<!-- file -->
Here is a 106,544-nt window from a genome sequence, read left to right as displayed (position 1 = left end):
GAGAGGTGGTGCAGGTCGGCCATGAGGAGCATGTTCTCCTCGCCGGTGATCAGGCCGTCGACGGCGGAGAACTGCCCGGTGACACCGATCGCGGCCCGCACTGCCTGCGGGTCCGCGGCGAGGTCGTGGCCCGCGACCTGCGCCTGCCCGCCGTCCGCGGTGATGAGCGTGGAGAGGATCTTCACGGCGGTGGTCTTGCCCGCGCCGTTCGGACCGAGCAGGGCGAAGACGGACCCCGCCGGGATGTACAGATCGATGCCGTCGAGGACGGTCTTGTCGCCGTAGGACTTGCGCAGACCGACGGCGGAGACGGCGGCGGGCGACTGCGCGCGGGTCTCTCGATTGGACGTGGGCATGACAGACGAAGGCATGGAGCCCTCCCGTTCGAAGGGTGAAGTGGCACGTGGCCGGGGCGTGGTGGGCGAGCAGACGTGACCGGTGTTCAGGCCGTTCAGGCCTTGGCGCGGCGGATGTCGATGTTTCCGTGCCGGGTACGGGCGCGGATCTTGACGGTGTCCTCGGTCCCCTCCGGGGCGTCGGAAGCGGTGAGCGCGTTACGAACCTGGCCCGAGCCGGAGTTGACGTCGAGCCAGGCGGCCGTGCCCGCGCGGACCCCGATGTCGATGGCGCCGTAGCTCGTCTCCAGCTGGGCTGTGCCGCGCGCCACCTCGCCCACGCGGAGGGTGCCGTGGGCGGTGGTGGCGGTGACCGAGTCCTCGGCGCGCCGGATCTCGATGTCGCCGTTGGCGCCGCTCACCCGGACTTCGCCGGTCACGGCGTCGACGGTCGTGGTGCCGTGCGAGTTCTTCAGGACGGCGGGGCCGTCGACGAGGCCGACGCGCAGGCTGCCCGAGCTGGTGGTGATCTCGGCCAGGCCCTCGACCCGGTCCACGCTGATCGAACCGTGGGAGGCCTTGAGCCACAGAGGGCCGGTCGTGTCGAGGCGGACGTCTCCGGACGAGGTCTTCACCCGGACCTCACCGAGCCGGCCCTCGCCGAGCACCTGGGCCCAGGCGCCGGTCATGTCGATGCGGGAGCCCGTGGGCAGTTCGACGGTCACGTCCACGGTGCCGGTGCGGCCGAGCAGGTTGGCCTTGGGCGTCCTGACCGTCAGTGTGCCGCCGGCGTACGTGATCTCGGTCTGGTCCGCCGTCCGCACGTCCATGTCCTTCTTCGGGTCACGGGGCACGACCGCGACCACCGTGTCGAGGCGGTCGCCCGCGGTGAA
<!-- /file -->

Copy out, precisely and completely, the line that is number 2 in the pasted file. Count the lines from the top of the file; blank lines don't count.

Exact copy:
GAGAGGTGGTGCAGGTCGGCCATGAGGAGCATGTTCTCCTCGCCGGTGATCAGGCCGTCGACGGCGGAGAACTGCCCGGTGACACCGATCGCGGCCCGCACTGCCTGCGGGTCCGCGGCGAGGTCGTGGCCCGCGACCTGCGCCTGCCCGCCGTCCGCGGTGATGAGCGTGGAGAGGATCTTCACGGCGGTGGTCTTGCCCGCGCCGTTCGGACCGAGCAGGGCGAAGACGGACCCCGCCGGGATGTACAGATCGATGCCGTCGAGGACGGTCTTGTCGCCGTAGGACTTGCGCAGACCGACGGCGGAGACGGCGGCGGGCGACTGCGCGCGGGTCTCTCGATTGGACGTGGGCATGACAGACGAAGGCATGGAGCCCTCCCGTTCGAAGGGTGAAGTGGCACGTGGCCGGGGCGTGGTGGGCGAGCAGACGTGACCGGTGTTCAGGCCGTTCAGGCCTTGGCGCGGCGGATGTCGATGTTTCCGTGCCGGGTACGGGCGCGGATCTTGACGGTGTCCTCGGTCCCCTCCGGGGCGTCGGAAGCGGTGAGCGCGTTACGAACCTGGCCCGAGCCGGAGTTGACGTCGAGCCAGGCGGCCGTGCCCGCGCGGACCCCGATGTCGATGGCGCCGTAGCTCGTCTCCAGCTGGGCTGTGCCGCGCGCCACCTCGCCCACGCGGAGGGTGCCGTGGGCGGTGGTGGCGGTGACCGAGTCCTCGGCGCGCCGGATCTCGATGTCGCCGTTGGCGCCGCTCACCCGGACTTCGCCGGTCACGGCGTCGACGGTCGTGGTGCCGTGCGAGTTCTTCAGGACGGCGGGGCCGTCGACGAGGCCGACGCGCAGGCTGCCCGAGCTGGTGGTGATCTCGGCCAGGCCCTCGACCCGGTCCACGCTGATCGAACCGTGGGAGGCCTTGAGCCACAGAGGGCCGGTCGTGTCGAGGCGGACGTCTCCGGACGAGGTCTTCACCCGGACCTCACCGAGCCGGCCCTCGCCGAGCACCTGGGCCCAGGCGCCGGTCATGTCGATGCGGGAGCCCGTGGGCAGTTCGACGGTCACGTCCACGGTGCCGGTGCGGCCGAGCAGGTTGGCCTTGGGCGTCCTGACCGTCAGTGTGCCGCCGGCGTACGTGATCTCGGTCTGGTCCGCCGTCCGCACGTCCATGTCCTTCTTCGGGTCACGGGGCACGACCGCGACCACCGTGTCGAGGCGGTCGCCCGCGGTGAA